Analysis

Haptic controllers are just around the corner

4th January 2016
Enaie Azambuja

Tom Carter creates sounds you can touch. As the co-founder of Bristol-based Ultrahaptics, Carter has developed a technology that uses arrays of speakers, similar to a car's parking sensors, to produce ultrasounds that create tactile sensations. These sonic objects can be "touched" from up to two metres away.

Carter came up with the idea in 2011 while studying computer science at the University of Bristol.

"The idea of touching something that's not there had never been done in a way that was small and fast enough to give a good experience," he says.

The company's goal is not to create products, but rather to provide its technology to other industries. Carter underlines, for instance, how Ultrahaptics could add tactile kicks to virtual-reality gaming. He also says haptics might make possible appliances operated with ultrasound-sculpted buttons or switches.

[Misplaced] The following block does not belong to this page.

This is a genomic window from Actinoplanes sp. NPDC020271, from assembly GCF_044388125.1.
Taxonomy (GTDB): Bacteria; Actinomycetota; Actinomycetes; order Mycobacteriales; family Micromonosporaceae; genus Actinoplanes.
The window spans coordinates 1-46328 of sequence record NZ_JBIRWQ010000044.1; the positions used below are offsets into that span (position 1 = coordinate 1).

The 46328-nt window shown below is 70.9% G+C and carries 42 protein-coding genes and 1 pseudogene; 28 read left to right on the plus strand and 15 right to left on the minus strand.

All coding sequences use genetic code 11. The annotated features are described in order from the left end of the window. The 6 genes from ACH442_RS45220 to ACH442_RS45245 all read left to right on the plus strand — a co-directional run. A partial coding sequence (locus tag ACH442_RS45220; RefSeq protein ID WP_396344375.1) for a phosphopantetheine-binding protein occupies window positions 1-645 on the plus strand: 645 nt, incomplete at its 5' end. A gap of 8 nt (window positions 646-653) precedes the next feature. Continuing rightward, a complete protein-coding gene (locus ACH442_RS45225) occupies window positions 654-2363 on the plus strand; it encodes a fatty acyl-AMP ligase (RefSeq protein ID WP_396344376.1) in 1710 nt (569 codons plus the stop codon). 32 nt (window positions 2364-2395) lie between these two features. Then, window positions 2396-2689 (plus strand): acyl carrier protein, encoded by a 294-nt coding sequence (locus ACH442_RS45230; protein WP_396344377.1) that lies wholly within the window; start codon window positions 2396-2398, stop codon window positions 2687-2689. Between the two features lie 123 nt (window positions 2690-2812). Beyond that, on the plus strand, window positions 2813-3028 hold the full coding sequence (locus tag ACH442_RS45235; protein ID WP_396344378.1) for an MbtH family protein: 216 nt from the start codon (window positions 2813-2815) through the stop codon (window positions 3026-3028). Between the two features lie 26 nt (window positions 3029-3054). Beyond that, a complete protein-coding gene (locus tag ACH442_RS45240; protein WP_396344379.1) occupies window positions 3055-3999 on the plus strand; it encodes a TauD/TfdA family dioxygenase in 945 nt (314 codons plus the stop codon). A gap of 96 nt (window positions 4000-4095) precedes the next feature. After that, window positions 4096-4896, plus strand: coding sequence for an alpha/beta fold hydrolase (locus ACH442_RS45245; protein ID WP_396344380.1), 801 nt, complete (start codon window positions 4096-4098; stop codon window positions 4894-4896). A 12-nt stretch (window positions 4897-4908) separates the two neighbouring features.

"Imagine a toaster you can control by making a gesture near it, and getting a lever-like sensation on your fingertips," he says. "According to what the tracker sees, we can update what the ultrasound makes you feel."

Jaguar is one company quick to spot its potential. In September 2015, it struck a partnership with Ultrahaptics to design a touchless dashboard for car drivers to control. Companies in other sectors - from consumer electronics to computing and gaming - have also been in touch.

"We are trying to get a product to market in a short time," Carter explains. "Hopefully, within two years, there'll be something that you can buy and control without touching."

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